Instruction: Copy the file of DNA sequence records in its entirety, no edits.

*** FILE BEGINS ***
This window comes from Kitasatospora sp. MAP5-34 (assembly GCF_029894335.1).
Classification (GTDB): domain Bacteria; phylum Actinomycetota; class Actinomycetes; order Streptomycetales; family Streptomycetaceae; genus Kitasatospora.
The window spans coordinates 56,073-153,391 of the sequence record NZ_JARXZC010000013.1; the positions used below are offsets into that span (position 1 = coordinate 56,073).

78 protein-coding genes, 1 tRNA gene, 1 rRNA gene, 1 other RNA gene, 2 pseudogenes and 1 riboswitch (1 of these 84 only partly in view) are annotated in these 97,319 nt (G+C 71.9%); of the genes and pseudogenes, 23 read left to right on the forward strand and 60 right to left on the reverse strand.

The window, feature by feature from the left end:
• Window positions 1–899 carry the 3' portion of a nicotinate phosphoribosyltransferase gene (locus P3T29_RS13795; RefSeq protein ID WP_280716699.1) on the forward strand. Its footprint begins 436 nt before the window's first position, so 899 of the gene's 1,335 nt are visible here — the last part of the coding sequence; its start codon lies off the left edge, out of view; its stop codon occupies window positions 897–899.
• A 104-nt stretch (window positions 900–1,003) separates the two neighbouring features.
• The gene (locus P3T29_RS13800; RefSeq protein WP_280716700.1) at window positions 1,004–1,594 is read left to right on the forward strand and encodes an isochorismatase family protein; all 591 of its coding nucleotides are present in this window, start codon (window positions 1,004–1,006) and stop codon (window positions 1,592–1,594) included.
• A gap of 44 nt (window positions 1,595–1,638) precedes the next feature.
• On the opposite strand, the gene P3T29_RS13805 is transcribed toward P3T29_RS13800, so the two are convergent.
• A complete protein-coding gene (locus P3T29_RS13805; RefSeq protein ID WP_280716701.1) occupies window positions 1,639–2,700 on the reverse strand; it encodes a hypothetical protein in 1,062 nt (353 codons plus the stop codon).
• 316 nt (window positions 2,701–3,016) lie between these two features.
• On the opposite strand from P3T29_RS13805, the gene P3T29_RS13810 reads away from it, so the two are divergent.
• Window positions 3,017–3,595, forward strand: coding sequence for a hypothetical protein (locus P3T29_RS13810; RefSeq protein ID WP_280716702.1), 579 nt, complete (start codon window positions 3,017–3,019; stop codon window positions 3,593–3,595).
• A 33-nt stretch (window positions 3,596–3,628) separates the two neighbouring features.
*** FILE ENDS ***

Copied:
This window comes from Kitasatospora sp. MAP5-34 (assembly GCF_029894335.1).
Classification (GTDB): domain Bacteria; phylum Actinomycetota; class Actinomycetes; order Streptomycetales; family Streptomycetaceae; genus Kitasatospora.
The window spans coordinates 56,073-153,391 of the sequence record NZ_JARXZC010000013.1; the positions used below are offsets into that span (position 1 = coordinate 56,073).

78 protein-coding genes, 1 tRNA gene, 1 rRNA gene, 1 other RNA gene, 2 pseudogenes and 1 riboswitch (1 of these 84 only partly in view) are annotated in these 97,319 nt (G+C 71.9%); of the genes and pseudogenes, 23 read left to right on the forward strand and 60 right to left on the reverse strand.

The window, feature by feature from the left end:
• Window positions 1–899 carry the 3' portion of a nicotinate phosphoribosyltransferase gene (locus P3T29_RS13795; RefSeq protein ID WP_280716699.1) on the forward strand. Its footprint begins 436 nt before the window's first position, so 899 of the gene's 1,335 nt are visible here — the last part of the coding sequence; its start codon lies off the left edge, out of view; its stop codon occupies window positions 897–899.
• A 104-nt stretch (window positions 900–1,003) separates the two neighbouring features.
• The gene (locus P3T29_RS13800; RefSeq protein WP_280716700.1) at window positions 1,004–1,594 is read left to right on the forward strand and encodes an isochorismatase family protein; all 591 of its coding nucleotides are present in this window, start codon (window positions 1,004–1,006) and stop codon (window positions 1,592–1,594) included.
• A gap of 44 nt (window positions 1,595–1,638) precedes the next feature.
• On the opposite strand, the gene P3T29_RS13805 is transcribed toward P3T29_RS13800, so the two are convergent.
• A complete protein-coding gene (locus P3T29_RS13805; RefSeq protein ID WP_280716701.1) occupies window positions 1,639–2,700 on the reverse strand; it encodes a hypothetical protein in 1,062 nt (353 codons plus the stop codon).
• 316 nt (window positions 2,701–3,016) lie between these two features.
• On the opposite strand from P3T29_RS13805, the gene P3T29_RS13810 reads away from it, so the two are divergent.
• Window positions 3,017–3,595, forward strand: coding sequence for a hypothetical protein (locus P3T29_RS13810; RefSeq protein ID WP_280716702.1), 579 nt, complete (start codon window positions 3,017–3,019; stop codon window positions 3,593–3,595).
• A 33-nt stretch (window positions 3,596–3,628) separates the two neighbouring features.